After his Old Vic seasons French appeared under Gielgud's direction in one of the 1930s most tantalising near-misses when Rodney Ackland's Strange Orchestra (St Martin's, 1932) received a West End production after a previous try-out at the Embassy Theatre. In this oddity of a mood-piece, set against a louche inter-war Bohemian London in a Bloomsbury flat peopled by lodgers including the lost and the criminal, French played Jimmie, a highly-strung young man intensely involved with fellow-lodger Laura, living just on the edge of things, sensitive and drifting.

Their joint suicide bid galvanised the latter sections of a strange but always absorbing play which despite mainly positive notices (including a perceptive one from James Agate) never caught on at the box-office. The production had not been helped by Mrs Patrick Campbell, long considered unemployable, living up to her reputation as a sinking ship firing on its rescuers. Gielgud risked casting her as Vera, the feckless but generous- spirited landlady at the centre of the play, but after rehearsing gloriously for a fortnight and promising to deliver a magnificent comeback, she flounced out of the production, claiming to understand neither the play nor her characters ("She's not quite a lady, is she? Who are all these people? Does Gladys Cooper know them?"). French, however, emerged extremely well from this succes d'estime.

Shortly afterwards, he worked for the first time at the Open Air Theatre in Regent's Park. His first season was in 1933 and he last worked there in 1958, in somewhat unlikely but extremely successful tandem with the mighty and titan-voiced Robert Atkins, poles apart physically and temperamentally from the slight and urban figure of French. Over those years he often played Ariel and Puck (the latter performance well up to the standard of his Ariel, although his one attempt at Bottom was an experiment that did not come off), as well as a Mercutio of quicksilver wit and panache, Sylvins, Costard, Pisanio, Grumio and a Feste steeped in self-mocking accidie.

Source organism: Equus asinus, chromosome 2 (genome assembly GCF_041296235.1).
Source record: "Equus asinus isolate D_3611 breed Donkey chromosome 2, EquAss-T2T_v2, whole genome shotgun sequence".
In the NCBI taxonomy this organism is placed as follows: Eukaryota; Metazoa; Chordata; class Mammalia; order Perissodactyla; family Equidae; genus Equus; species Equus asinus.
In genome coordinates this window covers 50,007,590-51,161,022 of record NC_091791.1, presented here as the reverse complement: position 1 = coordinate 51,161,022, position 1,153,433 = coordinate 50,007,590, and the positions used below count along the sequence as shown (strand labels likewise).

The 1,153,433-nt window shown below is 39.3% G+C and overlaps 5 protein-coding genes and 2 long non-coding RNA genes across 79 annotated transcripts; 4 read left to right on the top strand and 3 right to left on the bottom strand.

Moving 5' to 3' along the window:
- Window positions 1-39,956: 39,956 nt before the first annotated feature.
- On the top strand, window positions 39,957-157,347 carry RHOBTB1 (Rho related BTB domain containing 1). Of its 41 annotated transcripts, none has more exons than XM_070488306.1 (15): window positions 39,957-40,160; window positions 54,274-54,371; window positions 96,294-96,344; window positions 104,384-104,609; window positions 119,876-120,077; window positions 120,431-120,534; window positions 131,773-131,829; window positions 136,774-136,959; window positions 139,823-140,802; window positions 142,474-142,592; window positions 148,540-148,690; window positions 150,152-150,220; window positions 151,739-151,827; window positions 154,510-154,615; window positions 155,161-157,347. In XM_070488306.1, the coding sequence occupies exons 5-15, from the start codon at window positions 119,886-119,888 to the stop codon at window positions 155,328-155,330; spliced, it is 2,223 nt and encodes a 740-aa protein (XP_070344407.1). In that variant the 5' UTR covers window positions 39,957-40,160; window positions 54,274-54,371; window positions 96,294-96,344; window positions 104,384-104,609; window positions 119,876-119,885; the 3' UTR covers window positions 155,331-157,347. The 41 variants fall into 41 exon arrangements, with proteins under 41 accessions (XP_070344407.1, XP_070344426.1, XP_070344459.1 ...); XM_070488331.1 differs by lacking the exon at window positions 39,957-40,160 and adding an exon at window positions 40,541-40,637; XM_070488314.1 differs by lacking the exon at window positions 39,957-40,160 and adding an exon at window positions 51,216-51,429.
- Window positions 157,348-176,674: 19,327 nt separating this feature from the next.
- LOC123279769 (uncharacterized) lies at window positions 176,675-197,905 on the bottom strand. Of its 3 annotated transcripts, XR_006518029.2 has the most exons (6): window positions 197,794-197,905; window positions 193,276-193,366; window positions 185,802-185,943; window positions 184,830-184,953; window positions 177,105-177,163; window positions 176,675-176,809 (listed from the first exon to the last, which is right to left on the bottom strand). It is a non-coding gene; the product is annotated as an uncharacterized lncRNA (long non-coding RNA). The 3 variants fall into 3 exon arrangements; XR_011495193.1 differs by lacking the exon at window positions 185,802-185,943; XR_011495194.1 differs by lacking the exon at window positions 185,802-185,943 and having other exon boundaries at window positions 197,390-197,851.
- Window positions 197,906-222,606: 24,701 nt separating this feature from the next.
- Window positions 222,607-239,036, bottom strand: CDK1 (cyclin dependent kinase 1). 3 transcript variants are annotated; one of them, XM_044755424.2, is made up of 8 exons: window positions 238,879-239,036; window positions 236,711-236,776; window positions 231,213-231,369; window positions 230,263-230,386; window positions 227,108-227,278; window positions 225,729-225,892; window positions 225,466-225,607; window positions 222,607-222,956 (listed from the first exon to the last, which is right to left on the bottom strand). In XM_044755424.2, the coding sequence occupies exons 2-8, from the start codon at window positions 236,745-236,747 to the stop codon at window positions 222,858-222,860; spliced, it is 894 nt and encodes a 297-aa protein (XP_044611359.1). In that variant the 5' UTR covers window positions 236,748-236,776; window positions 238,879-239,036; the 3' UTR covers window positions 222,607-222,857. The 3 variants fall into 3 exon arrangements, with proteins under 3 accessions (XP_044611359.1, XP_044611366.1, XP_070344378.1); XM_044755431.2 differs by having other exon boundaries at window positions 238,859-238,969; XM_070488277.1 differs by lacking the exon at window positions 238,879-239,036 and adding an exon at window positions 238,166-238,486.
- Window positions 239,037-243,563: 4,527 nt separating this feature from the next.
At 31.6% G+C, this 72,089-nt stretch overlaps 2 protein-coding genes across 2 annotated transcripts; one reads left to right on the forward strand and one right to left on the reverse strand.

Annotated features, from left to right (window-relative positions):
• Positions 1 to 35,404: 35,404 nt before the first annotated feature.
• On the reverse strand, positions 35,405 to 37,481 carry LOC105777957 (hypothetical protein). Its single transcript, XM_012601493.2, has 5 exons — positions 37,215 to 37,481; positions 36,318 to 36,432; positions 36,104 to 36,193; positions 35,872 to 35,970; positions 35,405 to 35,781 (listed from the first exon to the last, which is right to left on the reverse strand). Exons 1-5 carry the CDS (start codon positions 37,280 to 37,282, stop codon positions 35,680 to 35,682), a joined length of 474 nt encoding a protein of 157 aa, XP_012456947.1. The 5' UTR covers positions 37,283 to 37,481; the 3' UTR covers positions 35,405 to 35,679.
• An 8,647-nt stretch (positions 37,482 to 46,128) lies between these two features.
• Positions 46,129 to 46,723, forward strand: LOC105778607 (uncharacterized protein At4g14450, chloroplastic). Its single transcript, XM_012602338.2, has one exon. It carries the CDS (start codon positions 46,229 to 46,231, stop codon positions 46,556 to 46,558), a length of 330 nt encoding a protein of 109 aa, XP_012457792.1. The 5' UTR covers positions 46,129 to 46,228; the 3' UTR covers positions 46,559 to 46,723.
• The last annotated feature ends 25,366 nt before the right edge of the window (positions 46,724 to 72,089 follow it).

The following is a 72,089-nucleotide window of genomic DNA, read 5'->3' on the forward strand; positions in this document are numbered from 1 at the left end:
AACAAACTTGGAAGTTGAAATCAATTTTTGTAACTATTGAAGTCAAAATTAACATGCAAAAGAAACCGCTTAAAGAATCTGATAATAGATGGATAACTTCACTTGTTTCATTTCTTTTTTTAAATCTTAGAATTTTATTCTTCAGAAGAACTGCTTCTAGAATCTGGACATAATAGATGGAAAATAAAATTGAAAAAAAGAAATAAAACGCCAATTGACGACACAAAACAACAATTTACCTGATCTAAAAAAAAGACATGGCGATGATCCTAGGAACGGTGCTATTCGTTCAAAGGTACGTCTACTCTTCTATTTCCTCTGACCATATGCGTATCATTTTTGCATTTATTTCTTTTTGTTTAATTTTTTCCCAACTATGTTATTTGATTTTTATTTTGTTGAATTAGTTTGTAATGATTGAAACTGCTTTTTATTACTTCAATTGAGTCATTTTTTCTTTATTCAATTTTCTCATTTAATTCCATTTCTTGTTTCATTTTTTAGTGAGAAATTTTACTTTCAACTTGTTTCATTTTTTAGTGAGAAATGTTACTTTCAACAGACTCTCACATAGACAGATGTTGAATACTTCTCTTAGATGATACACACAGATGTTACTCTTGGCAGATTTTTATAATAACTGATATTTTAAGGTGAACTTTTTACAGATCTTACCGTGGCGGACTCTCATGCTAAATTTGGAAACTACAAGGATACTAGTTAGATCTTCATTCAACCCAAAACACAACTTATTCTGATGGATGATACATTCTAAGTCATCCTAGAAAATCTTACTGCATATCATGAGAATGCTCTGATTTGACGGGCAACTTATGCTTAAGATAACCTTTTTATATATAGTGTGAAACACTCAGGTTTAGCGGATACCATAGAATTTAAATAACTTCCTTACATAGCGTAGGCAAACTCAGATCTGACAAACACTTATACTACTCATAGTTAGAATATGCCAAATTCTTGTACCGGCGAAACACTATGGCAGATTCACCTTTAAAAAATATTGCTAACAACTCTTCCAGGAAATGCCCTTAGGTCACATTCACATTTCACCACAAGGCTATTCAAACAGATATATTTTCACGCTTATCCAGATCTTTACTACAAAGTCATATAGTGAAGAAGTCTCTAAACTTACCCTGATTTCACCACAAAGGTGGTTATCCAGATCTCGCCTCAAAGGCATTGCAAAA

Few actors have matched his record in Shakespeare's elementals and zanies; even fewer have managed to invest so many of them with such a potent blend of mischief and otherworldliness. He also directed several times at the Park (The Taming of the Shrew and As You Like It were especially successful), and his subsequent directional career took him on many occasions to South Africa. He helped establish the open air Maynardville Theatre in Cape Town, where the productions had multi-racial casts and audiences; as well as playing familiar roles such as Puck and Touchstone, he was also unexpectedly successful as Shylock.

Really meaty stage roles were thinner on the ground at home in his later years (sadly he never had an opportunity to play a part in which he would have been perfectly cast - the mysterious Lob in J.M. Barrie's Dear Brutus), but he brought lethally silky precision to Dr Warburton in T.S. Eliot's The Family Reunion at Guildford (1968) and in Robin Phillips's starry revival of Christopher Fry's The Lady's not for Burning in 1972 he adapted so well so quickly to his first experience of the difficult Chichester hexagonal stage (years of Regent's Park experience coming in useful here) that Richard Chamberlain, Anna Calder-Marshall and even that most larcenous of supporting actors, Harold Innocent, had to look extremely sharp whenever French, in the minor but in his hands tellingly rewarding part of the Chaplain, was on stage.

He had more luck with television work as theatre opportunities dwindled, perhaps most memorably in a BBC Classic Serial of Jane Austen's Emma in which his unshowy but slyly unsentimental reading of the solipsistic Mr Woodhouse not only made the valetudinarian old monster paradoxically sympathetic, but also effortlessly stole the production away from every other actor in it.

Leslie Richard French, actor and director: born Bromley, Kent 23 April 1904; died Ewell, Surrey 21 January 1999.